IRS warns that $1.3bn in tax refunds could be lost - here’s the US states which are owed the most

IRS warns that $1.3bn in tax refunds could be lost - here’s the US states which are owed the most
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Notice has been served to American taxpayers that time is running out to claim more than $1.3 billion of tax refunds that lay unclaimed from the 2017 tax year. An estimated 1.3 million taxpayers who did not file a 2017 federal income tax return stand to miss out on money they are owed unless they file by the extended tax deadline of May 17.

According to Internal Revenue Service (IRS) estimates, the midpoint for the outstanding refunds is $865 — that means half of the refunds are for more than $865 and half are for less. If those that are owed fail to file a prior tax return for 2017, that money will become the property of the U.S. Treasury. The return must be properly addressed, mailed and postmarked by May 17 to qualify. 

"The IRS wants to help taxpayers who are due refunds but haven't filed their 2017 tax returns yet," said IRS Commissioner Chuck Rettig. "Time is quickly running out for these taxpayers. There's only a three-year window to claim these refunds, and the window closes on May 17. We want to help people get these refunds, but they will need to quickly file a 2017 tax return."

The US states owed the biggest 2017 tax refunds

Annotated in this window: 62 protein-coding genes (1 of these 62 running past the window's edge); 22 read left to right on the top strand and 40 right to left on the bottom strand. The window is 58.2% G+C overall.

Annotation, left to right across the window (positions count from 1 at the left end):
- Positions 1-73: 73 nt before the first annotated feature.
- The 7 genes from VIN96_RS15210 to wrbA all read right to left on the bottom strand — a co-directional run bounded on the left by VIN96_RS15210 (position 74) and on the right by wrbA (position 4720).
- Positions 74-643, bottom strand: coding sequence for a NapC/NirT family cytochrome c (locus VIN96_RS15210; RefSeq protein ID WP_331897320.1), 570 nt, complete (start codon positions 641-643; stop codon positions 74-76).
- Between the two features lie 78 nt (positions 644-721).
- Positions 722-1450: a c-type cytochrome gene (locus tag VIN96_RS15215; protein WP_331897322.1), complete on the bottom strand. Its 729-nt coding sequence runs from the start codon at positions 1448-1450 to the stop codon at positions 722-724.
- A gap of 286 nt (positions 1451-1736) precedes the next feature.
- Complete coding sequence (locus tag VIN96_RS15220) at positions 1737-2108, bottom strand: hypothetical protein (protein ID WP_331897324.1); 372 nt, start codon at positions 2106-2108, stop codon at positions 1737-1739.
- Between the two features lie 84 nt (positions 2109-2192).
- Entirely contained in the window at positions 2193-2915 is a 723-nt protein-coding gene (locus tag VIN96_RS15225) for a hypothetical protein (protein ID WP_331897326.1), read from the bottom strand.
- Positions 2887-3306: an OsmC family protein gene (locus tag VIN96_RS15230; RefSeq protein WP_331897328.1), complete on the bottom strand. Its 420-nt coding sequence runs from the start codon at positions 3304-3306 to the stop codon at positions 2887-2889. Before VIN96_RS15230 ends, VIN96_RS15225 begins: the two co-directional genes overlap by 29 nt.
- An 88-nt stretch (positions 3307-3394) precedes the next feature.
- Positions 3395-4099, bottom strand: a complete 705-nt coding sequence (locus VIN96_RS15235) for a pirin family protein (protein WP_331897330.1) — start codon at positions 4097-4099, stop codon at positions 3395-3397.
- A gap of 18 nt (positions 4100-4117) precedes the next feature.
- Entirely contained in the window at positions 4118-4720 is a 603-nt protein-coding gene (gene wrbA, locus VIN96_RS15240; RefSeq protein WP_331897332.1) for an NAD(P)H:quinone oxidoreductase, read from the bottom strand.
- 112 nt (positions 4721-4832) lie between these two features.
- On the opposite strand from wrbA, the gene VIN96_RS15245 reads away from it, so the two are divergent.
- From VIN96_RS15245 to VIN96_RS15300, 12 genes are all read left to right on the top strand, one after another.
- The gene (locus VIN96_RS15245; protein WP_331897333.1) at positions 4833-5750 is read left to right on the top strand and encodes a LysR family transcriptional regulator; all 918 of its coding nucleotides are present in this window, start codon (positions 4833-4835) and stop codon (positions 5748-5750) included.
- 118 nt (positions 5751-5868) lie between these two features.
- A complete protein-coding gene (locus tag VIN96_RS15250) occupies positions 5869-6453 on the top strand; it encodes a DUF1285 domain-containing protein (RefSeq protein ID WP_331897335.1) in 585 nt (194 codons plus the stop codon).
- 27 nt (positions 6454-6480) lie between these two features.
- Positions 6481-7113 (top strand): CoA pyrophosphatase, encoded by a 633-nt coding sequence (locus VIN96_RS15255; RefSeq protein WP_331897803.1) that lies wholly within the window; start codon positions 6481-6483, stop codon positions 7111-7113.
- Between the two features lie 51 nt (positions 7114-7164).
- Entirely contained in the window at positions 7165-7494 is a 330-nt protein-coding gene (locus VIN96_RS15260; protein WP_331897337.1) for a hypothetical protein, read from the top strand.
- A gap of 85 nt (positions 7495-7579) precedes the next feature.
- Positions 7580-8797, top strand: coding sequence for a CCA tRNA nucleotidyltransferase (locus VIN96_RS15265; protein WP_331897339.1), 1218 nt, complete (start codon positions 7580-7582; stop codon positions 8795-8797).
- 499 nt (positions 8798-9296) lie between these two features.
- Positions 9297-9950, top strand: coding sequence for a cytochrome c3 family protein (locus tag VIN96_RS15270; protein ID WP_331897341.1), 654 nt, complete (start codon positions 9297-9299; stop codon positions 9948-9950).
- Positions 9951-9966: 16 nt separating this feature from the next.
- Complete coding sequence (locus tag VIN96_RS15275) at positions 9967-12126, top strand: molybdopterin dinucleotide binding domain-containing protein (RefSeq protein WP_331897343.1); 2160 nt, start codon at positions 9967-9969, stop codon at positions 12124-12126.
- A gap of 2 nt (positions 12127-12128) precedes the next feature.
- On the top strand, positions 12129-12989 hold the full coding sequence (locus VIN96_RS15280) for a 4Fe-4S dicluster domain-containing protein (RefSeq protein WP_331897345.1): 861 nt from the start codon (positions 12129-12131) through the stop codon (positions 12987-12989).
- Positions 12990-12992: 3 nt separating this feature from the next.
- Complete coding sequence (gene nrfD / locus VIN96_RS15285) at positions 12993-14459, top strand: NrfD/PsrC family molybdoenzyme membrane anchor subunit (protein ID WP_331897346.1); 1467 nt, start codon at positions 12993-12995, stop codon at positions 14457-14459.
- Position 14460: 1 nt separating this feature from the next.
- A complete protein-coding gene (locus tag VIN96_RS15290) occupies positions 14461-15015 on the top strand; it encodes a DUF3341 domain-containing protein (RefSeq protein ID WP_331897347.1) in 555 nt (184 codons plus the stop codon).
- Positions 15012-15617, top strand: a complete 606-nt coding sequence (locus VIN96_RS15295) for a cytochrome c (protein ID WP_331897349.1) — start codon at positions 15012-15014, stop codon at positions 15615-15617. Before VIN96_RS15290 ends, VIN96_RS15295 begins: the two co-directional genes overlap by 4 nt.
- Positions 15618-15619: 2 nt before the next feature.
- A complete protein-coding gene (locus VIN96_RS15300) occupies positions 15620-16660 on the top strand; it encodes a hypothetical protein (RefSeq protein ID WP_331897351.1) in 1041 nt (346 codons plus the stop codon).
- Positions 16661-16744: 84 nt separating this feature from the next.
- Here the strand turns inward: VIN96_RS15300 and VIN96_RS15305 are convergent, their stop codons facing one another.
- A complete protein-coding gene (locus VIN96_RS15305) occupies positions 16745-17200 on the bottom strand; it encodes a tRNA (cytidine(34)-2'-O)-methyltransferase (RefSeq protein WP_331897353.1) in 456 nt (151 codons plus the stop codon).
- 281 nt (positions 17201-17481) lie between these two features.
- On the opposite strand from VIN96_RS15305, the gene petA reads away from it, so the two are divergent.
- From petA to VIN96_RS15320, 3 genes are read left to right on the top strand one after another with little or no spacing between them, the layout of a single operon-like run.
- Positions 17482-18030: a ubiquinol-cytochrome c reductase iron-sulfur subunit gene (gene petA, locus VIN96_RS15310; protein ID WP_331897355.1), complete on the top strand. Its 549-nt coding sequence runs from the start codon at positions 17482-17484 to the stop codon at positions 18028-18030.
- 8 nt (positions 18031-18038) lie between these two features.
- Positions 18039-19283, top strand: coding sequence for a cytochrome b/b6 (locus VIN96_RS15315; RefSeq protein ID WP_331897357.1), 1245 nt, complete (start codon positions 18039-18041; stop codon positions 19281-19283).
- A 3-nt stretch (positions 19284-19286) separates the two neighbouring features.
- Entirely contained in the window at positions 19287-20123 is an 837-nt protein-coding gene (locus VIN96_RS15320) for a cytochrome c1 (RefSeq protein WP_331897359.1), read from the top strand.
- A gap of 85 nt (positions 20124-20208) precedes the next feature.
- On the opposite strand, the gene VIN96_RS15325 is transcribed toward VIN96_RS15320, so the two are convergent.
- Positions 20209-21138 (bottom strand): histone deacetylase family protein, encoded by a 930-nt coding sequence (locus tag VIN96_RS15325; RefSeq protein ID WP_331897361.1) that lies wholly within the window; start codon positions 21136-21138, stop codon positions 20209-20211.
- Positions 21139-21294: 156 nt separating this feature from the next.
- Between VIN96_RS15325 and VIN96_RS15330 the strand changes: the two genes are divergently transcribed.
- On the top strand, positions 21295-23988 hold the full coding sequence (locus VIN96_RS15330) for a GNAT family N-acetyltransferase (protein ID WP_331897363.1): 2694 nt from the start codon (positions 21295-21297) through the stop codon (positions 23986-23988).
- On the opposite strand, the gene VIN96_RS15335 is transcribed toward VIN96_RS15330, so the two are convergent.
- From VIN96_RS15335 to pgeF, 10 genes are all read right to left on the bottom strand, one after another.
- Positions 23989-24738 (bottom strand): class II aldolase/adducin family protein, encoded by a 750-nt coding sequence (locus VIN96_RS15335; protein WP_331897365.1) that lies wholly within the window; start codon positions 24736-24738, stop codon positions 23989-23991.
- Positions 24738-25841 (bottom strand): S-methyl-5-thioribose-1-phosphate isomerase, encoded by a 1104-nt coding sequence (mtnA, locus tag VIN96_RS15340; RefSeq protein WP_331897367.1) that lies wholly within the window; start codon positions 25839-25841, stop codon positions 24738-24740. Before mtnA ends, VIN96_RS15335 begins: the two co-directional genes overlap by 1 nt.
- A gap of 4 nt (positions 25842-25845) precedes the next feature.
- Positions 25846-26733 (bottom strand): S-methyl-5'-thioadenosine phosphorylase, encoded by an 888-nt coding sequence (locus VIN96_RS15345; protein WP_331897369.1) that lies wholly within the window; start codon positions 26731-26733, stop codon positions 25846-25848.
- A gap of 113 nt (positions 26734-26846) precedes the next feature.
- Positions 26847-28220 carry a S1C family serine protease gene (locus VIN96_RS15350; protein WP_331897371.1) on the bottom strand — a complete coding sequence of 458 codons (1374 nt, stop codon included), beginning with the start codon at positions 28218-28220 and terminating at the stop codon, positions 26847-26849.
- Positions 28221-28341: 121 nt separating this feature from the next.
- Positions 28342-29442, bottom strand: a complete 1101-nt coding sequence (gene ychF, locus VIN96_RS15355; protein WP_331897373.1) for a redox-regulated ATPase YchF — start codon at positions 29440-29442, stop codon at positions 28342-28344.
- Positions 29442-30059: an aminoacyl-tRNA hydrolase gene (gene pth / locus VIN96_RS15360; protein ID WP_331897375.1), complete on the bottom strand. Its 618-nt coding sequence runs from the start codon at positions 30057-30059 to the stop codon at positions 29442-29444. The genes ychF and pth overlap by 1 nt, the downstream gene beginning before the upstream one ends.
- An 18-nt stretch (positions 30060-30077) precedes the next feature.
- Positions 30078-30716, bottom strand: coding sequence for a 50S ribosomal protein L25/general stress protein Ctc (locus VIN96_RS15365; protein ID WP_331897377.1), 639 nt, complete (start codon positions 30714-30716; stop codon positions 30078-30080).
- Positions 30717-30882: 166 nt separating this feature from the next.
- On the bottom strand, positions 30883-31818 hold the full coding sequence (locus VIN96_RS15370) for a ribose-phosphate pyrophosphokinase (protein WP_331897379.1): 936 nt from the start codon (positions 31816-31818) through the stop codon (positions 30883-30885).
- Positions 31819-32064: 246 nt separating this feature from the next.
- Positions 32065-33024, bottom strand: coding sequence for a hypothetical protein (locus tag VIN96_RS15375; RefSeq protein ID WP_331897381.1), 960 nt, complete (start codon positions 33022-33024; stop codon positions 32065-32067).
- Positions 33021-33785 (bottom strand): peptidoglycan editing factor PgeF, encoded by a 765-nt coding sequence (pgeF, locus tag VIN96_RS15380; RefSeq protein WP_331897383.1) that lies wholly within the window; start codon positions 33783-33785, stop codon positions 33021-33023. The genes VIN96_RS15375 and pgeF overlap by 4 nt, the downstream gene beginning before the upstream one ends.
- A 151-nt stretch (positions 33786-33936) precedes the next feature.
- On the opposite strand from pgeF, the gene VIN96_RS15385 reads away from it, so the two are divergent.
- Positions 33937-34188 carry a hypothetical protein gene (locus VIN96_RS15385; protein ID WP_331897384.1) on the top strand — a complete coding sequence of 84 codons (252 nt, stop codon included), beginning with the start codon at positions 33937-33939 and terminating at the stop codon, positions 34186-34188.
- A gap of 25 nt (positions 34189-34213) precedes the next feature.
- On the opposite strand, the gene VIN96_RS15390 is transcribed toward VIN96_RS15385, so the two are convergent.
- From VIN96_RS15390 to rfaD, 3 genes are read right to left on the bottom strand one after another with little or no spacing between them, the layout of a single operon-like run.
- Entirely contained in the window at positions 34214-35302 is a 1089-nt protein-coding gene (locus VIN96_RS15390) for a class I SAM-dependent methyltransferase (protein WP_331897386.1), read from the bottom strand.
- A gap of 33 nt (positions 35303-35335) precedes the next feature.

The agency also reveals that taxpayers in some states are owed far more in tax refunds than in others, providing an even bigger incentive for residents to acquaint themselves with the best tax software

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Top 10 states with the largest median potential 2017 tax refund - Source: IRS
State or DistrictEstimated number of individualsMedian potential refund
New Hampshire 5,900$968
North Dakota 3,600$958
New York 66,700 $956
West Virginia6,400$946
Wyoming 3,100 $944
Pennsylvania 50,900 $931
Connecticut13,200 $928
Washington 36,900 $928

How else could taxpayers miss out

The IRS also warns that by not filing a tax return, low- and moderate-income workers could miss out on Earned Income Tax Credit (EITC), which for 2017 was worth up to $6,318. 

The relevant EITC thresholds for 2017 were:

  • $48,340 ($53,930 married joint filers) for those with three or more qualifying children;
  • $45,007 ($50,597 married joint filers) for people with two qualifying children;
  • $39,617 ($45,207 married joint filers) for those with one qualifying child, and;
  • $15,010 ($20,600 married joint filers) for people without qualifying children.

Anyone about to file for the first time and Americans who are eligible for the COVID-related relief provided by stimulus checks but wouldn’t normally file are also reminded of the need to file a 2020 tax return to claim the Recovery Rebate Credit, which will make good on money they may have missed out on under the first and second stimulus payments. 

Tim Leonard

With over 20 years’ experience in the financial services industry, Tim has spent most of his career working for a financial data firm, where he was Online Editor of the consumer-facing Moneyfacts site, and regularly penned articles for the financial advice publication Investment Life and Pensions Moneyfacts. As a result, he has an excellent knowledge of almost areas of personal finance and, in particular, the retirement, investment, protection, mortgage and savings sectors.